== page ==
Saving for a rainy day
Rainwater harvesting is by no means a new concept, but the practice has seen many additions and advances over the years as the need for water saving remains ever-crucial. Here, we re-consider the importance, uses and benefits of rainwater harvesting…
Essentially, rainwater harvesting – also called rainwater collection or rainwater catchment – is the process of collecting and storing rainwater run-off from large surfaces, for residential, industrial and/or commercial re-use.
The way this happens is through systems that help direct rainwater from a roof, for example, through gutters and downpipes, to either an underground or above-ground storage tank (or series of tanks), ideally running the water through a first flush device to help eliminate atmospheric contaminants, sediment and other roof debris, followed by filtering to make the water safe for use and also to prevent long-term contamination of the tank, before connecting to the storage tank/s to be reserved or pumped as and where it’s needed.
With a vast range of tanks available in a variety of shapes, sizes, designs and colours to suit any application and blend into any landscape, including accessories for filtration, booster pumps where pressure is required etc, there is a fit for every setting and water-saving need. UPP is also a preferred installer of JoJo Tanks.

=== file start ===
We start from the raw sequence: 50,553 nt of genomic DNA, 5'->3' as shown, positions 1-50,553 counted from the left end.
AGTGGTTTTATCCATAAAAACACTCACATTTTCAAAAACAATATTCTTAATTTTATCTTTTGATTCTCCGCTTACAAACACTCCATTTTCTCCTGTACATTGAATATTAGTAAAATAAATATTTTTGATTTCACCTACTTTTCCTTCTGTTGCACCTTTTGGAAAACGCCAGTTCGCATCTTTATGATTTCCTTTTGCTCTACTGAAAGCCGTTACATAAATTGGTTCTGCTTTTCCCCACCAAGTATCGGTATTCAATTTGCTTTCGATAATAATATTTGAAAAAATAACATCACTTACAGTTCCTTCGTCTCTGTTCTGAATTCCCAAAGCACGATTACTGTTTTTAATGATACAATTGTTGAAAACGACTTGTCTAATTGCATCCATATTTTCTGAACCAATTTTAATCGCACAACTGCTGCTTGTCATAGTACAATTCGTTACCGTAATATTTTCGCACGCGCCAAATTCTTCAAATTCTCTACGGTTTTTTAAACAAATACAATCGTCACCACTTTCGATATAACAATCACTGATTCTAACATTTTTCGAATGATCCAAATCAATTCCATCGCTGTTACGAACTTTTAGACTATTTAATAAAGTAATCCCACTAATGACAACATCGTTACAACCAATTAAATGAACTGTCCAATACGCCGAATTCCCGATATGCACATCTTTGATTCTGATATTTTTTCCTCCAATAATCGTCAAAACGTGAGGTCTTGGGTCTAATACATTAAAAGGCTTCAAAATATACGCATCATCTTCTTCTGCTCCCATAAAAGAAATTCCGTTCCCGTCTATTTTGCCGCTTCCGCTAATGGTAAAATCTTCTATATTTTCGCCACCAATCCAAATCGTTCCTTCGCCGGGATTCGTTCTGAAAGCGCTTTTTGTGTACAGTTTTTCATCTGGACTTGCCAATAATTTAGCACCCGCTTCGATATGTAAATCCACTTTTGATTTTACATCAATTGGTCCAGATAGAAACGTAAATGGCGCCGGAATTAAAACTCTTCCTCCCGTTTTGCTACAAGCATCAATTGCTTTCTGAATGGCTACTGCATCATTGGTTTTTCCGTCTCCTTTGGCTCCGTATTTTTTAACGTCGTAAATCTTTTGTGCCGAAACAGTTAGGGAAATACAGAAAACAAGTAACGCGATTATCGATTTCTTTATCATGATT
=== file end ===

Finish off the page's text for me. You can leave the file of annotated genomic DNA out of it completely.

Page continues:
Harvest rainwater to:
- Supplement municipal water and reduce your water bill by as much as 90%.
- Enjoy an alternative supply during water restrictions.
- Help irrigate your garden and top up pools and ponds.
- Flush toilets (as both a domestic and commercial water-saving solution).
- Bath, shower or drink it (filtering systems help turn the run-off into perfectly safe, potable water).
- Do the laundry.
- Control storm water run-off, which reduces the risk of soil erosion, minimises the impact on local infrastructure and sewer channels, and helps reduce the threat of flooding.
In terms of the ongoing impact of climate change and global warming, it’s worth noting that scientists predict an increase in precipitation as the world warms. In fact, you don’t have to ‘Google’ very far to find models suggesting that most of the world will have a 16-24% increase in heavy precipitation intensity by 2100. In other words, heavy rain is likely to get heavier, which could lead to longer dry spells and a higher risk of flooding globally.
The future of water is through saving it as much as we can. Just look at what happened in Cape Town, for instance, while a city like Johannesburg sits with a severely strained infrastructure that leads to major water losses daily. The average annual rainfall for South Africa stands at about 464mm, with the rainy season for the majority of the country occurring from November to March. It makes sense to take advantage of the gift of rain as a ‘free’ water source by catching it, holding onto it and drawing from it to help lessen our collective burden.
At the UPP Group, we consult and provide innovative solutions to market using current technology, and through educating and empowering licensed plumbing technicians. We are all about revolutionizing and transforming the way South Africa does plumbing – from training to service.